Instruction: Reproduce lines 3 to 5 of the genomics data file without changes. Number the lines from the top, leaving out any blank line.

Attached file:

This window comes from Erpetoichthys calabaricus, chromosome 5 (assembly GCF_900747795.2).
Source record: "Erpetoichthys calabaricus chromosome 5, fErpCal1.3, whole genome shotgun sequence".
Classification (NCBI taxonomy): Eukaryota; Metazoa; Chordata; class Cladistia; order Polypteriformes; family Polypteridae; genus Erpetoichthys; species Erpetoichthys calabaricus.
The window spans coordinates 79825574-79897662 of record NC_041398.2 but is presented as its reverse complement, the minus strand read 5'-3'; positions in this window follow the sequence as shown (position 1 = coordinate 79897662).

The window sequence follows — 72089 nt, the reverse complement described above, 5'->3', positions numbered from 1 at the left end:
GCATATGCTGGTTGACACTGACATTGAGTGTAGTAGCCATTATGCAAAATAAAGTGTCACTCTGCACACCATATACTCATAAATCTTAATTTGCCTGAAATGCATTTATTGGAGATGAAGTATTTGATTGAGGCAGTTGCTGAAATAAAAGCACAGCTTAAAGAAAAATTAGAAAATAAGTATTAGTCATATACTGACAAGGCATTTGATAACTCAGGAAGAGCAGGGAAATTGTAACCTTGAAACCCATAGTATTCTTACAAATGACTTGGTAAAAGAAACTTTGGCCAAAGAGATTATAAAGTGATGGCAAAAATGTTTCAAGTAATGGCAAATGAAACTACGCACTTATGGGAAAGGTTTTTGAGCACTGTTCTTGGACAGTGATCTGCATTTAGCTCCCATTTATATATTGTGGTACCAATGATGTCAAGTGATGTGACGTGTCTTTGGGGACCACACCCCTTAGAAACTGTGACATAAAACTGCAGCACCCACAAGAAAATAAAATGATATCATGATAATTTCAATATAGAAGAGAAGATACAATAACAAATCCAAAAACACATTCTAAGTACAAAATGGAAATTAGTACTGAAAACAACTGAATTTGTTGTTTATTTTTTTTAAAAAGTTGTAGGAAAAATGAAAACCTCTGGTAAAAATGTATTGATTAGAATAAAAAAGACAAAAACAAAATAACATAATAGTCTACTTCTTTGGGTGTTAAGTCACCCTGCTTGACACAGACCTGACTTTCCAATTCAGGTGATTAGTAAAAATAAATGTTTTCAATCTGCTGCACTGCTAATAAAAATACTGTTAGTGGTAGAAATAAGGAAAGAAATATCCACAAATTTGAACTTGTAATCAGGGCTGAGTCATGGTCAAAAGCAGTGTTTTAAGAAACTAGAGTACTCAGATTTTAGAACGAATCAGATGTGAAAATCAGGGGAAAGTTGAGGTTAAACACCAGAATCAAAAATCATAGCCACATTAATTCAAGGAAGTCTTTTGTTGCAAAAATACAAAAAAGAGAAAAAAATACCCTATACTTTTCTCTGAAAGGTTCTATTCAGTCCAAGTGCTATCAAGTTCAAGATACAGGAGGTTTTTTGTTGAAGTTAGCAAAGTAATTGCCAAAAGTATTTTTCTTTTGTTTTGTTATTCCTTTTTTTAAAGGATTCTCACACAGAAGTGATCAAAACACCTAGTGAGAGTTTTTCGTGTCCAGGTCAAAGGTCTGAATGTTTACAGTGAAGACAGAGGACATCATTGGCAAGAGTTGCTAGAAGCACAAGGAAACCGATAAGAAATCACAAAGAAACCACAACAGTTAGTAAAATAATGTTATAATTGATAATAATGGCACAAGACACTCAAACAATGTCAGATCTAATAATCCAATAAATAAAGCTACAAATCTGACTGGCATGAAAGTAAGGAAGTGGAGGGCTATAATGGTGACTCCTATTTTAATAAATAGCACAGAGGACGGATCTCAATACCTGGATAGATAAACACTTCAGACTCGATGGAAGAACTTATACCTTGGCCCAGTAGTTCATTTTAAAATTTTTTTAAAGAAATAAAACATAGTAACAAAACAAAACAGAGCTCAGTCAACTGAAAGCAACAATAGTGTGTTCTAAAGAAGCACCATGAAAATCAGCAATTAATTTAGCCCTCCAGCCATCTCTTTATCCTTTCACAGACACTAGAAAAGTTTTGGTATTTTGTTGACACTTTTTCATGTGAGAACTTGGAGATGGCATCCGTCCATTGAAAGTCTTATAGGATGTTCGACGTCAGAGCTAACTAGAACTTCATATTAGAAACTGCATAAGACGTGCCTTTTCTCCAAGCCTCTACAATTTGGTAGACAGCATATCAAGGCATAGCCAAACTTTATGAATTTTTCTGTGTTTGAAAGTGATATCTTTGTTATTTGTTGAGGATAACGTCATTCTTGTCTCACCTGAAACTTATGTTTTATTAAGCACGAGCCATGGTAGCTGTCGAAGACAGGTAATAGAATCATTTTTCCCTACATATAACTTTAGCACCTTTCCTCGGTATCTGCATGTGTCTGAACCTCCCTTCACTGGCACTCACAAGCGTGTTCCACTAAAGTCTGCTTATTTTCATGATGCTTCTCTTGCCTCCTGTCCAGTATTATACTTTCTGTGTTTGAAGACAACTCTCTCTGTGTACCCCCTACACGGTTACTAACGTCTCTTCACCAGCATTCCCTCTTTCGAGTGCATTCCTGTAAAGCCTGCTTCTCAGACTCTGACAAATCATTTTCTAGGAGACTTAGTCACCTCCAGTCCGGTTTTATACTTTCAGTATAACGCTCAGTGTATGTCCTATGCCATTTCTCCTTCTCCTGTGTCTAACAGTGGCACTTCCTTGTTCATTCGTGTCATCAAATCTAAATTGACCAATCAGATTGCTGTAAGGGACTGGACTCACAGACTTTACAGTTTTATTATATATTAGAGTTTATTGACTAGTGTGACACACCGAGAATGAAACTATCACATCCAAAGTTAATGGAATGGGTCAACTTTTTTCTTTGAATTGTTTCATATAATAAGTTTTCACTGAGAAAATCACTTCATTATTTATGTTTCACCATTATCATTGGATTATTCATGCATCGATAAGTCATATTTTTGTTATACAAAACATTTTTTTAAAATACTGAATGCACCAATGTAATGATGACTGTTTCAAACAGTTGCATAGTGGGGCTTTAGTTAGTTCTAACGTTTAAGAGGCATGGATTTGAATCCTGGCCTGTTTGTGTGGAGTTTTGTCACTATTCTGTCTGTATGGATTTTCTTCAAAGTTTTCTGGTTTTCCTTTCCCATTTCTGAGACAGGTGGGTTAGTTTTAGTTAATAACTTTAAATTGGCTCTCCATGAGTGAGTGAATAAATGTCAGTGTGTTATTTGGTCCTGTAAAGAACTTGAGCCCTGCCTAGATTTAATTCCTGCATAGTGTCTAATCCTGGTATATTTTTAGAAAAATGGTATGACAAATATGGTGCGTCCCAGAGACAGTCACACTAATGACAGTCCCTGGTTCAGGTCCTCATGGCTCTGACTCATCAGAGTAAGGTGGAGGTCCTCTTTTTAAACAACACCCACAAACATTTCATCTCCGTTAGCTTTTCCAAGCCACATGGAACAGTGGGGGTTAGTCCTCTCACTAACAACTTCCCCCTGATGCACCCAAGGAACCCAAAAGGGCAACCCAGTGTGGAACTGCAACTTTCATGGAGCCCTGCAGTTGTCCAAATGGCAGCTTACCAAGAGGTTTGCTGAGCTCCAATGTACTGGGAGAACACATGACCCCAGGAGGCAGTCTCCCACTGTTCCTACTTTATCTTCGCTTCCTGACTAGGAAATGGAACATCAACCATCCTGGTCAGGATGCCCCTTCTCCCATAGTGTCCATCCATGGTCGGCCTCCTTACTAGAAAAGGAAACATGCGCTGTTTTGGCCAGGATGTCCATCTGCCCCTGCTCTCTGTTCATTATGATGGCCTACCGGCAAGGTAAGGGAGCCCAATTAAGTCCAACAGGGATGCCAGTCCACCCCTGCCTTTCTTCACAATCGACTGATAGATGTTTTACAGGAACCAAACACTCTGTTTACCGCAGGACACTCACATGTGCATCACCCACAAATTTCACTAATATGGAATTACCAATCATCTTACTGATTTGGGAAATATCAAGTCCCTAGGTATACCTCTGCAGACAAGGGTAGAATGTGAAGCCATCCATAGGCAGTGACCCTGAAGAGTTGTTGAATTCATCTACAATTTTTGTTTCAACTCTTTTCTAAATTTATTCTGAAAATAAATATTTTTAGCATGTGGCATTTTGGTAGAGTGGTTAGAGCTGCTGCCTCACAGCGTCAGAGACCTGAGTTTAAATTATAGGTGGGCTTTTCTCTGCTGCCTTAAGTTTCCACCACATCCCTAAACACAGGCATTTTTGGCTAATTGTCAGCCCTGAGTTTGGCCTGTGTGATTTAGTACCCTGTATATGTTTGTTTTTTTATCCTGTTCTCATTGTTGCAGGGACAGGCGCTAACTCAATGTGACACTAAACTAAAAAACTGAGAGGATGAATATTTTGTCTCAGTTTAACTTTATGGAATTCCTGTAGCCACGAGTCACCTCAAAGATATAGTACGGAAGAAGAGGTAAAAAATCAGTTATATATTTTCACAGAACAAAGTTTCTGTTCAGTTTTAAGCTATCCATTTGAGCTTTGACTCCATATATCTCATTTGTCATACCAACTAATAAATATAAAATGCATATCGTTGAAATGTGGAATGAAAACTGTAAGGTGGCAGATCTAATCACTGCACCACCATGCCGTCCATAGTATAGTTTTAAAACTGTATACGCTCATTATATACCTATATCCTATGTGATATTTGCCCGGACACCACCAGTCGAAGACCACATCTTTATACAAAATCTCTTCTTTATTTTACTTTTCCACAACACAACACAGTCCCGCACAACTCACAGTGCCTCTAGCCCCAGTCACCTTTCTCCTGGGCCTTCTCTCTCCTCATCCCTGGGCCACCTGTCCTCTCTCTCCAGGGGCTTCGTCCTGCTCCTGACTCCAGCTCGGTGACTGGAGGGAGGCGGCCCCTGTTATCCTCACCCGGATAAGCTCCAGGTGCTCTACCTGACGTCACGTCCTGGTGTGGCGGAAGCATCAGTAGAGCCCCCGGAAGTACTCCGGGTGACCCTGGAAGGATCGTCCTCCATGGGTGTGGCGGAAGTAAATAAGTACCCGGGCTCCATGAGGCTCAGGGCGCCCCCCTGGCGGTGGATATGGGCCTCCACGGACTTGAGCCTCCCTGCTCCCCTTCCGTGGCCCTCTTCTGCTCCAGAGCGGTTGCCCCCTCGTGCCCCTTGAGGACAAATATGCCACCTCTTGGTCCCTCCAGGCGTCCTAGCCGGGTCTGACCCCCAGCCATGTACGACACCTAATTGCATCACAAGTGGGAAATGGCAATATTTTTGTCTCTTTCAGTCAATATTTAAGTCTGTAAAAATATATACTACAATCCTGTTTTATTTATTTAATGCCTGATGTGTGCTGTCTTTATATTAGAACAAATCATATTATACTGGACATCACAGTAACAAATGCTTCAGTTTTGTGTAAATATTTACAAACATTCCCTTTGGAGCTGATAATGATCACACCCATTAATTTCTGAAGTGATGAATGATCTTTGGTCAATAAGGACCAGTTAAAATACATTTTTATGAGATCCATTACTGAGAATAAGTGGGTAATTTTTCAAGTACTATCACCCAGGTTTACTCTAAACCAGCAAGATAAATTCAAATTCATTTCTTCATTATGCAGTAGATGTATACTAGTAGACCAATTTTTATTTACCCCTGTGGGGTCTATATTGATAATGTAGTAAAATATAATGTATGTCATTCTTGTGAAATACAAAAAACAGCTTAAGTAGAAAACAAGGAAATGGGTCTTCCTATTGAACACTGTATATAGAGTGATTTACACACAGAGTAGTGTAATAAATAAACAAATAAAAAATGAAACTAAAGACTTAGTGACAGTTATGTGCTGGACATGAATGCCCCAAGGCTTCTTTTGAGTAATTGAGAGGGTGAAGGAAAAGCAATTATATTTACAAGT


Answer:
Classification (NCBI taxonomy): Eukaryota; Metazoa; Chordata; class Cladistia; order Polypteriformes; family Polypteridae; genus Erpetoichthys; species Erpetoichthys calabaricus.
The window spans coordinates 79825574-79897662 of record NC_041398.2 but is presented as its reverse complement, the minus strand read 5'-3'; positions in this window follow the sequence as shown (position 1 = coordinate 79897662).

The window sequence follows — 72089 nt, the reverse complement described above, 5'->3', positions numbered from 1 at the left end: